Chancroid is caused by a type of bacteria called Haemophilusducreyi.
The infection is found mainly in developing and third world countries.
Within 1 day – 2 weeks after getting chancroid, a person will get a small bump in the
genitals. The bump becomes an ulcer within a day of its appearance. The ulcer ranges in size
from 1/8 inch to 2 inches across, is soft yet painful, has sharply defined borders, has a base
covered with a gray or yellowish-gray texture and bleeds easily if banged or scraped.
Common locations affected in men are foreskin, groove behind the head of the penis, shaft of
the penis, head of the penis, opening of the penis and scrotum.
In women the most common location for ulcers is the outer lips of the vagina (labia majora).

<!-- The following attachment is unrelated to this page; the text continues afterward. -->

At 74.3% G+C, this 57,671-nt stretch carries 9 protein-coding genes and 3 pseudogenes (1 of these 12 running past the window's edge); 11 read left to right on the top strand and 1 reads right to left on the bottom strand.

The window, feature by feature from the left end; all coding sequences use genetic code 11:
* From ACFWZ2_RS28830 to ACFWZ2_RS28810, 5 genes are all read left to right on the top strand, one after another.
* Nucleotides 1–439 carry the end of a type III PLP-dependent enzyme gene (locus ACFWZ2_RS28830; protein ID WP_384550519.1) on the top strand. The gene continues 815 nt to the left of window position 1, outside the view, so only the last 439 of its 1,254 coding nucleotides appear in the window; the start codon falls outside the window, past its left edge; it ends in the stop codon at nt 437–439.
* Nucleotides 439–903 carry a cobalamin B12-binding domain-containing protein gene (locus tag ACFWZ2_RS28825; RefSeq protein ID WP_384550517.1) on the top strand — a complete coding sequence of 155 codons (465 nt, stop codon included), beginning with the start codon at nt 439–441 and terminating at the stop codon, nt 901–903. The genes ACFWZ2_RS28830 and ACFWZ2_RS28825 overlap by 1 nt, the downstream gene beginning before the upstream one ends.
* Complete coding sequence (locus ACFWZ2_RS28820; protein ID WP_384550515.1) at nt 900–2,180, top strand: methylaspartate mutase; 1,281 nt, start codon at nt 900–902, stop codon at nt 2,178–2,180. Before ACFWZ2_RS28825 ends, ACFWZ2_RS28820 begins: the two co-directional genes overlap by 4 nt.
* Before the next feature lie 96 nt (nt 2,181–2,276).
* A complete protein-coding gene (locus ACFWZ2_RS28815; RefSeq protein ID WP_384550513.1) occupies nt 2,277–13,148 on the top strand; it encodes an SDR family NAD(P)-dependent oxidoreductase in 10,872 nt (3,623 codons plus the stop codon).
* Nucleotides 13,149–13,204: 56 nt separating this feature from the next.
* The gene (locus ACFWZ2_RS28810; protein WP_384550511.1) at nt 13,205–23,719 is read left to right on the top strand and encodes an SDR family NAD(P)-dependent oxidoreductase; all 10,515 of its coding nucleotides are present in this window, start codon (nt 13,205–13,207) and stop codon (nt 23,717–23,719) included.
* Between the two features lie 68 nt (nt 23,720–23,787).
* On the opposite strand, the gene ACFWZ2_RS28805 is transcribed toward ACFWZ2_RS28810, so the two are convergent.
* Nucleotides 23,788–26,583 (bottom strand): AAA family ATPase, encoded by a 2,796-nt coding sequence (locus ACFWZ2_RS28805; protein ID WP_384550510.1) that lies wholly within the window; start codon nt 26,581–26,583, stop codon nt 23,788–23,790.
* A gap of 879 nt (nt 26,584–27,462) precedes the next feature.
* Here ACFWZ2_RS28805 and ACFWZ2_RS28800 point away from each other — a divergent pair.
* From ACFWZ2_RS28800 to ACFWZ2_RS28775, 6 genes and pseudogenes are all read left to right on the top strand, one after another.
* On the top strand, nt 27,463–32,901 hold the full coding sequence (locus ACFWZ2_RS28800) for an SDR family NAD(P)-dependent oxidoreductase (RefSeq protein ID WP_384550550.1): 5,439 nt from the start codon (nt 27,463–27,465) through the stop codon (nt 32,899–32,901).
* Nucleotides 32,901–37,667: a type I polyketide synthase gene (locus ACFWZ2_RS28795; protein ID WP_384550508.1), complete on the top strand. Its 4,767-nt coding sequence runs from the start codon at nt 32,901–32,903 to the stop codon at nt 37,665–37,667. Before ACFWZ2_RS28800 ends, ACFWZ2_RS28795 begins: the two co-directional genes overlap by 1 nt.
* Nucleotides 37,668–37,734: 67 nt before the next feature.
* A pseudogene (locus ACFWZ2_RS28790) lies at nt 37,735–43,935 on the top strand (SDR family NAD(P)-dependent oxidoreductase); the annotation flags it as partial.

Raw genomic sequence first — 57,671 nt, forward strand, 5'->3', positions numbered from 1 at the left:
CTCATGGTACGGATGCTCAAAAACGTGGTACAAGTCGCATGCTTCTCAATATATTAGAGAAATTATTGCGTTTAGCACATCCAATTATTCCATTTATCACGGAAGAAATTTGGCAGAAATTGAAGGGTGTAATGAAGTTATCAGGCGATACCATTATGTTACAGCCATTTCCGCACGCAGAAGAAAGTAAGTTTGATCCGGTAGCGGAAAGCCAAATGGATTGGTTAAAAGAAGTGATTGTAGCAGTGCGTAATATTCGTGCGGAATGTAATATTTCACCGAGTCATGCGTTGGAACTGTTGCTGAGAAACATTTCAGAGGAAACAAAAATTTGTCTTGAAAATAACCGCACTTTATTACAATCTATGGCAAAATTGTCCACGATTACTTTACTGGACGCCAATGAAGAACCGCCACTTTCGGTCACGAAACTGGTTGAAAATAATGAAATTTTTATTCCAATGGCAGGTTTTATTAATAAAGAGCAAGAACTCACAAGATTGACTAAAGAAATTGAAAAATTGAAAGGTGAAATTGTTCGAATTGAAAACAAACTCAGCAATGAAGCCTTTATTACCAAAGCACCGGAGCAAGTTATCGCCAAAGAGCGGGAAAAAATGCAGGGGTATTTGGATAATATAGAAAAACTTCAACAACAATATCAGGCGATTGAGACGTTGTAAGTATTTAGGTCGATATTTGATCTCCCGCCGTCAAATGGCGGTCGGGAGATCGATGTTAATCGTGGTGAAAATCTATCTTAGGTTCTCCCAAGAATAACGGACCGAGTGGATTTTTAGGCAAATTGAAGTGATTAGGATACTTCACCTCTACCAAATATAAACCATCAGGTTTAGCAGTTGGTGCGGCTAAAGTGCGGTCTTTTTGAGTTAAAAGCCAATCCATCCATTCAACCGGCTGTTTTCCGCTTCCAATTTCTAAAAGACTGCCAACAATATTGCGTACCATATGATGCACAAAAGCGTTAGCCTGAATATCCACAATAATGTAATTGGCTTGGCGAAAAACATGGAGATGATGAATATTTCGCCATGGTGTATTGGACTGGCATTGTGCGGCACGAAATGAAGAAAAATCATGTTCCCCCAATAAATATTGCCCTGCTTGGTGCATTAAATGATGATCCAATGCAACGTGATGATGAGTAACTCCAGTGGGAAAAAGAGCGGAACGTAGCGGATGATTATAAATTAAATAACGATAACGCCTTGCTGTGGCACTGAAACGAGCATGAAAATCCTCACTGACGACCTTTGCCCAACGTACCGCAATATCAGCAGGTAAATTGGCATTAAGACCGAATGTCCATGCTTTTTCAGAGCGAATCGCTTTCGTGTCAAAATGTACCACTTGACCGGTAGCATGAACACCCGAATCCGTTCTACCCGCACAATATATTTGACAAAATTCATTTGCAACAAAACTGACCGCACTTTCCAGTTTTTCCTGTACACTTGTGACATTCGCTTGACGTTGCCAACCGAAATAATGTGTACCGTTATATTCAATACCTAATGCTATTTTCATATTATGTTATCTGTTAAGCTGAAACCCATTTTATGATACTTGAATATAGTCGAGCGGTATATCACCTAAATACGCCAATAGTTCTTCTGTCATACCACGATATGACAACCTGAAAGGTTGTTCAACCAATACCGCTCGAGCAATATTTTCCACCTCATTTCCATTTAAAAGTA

“Kissing ulcers” are ulcers that occur on opposite surfaces of the labia.
Other areas, such as the inner vagina lips (labia minora), the area between the genitals and the
anus (perineal area), and the inner thighs may also be involved. The most common symptoms
in women are pain with urination and intercourse.
The ulcer may look like a chancre, the typical sore of primary syphilis. About half of infected
men have only a single ulcer. Women often have four or more ulcers. The ulcers appear in
The infection is treated with antibiotics, including azithromycin, ceftriaxone, ciprofloxacin,
and erythromycin. Large lymph node swellings need to be drained, either with a needle or
local surgery. Chancroid can get better on its own. However, some people may have months
of painful ulcers and draining. Antibiotic treatment usually clears up the lesions quickly with
very little scarring.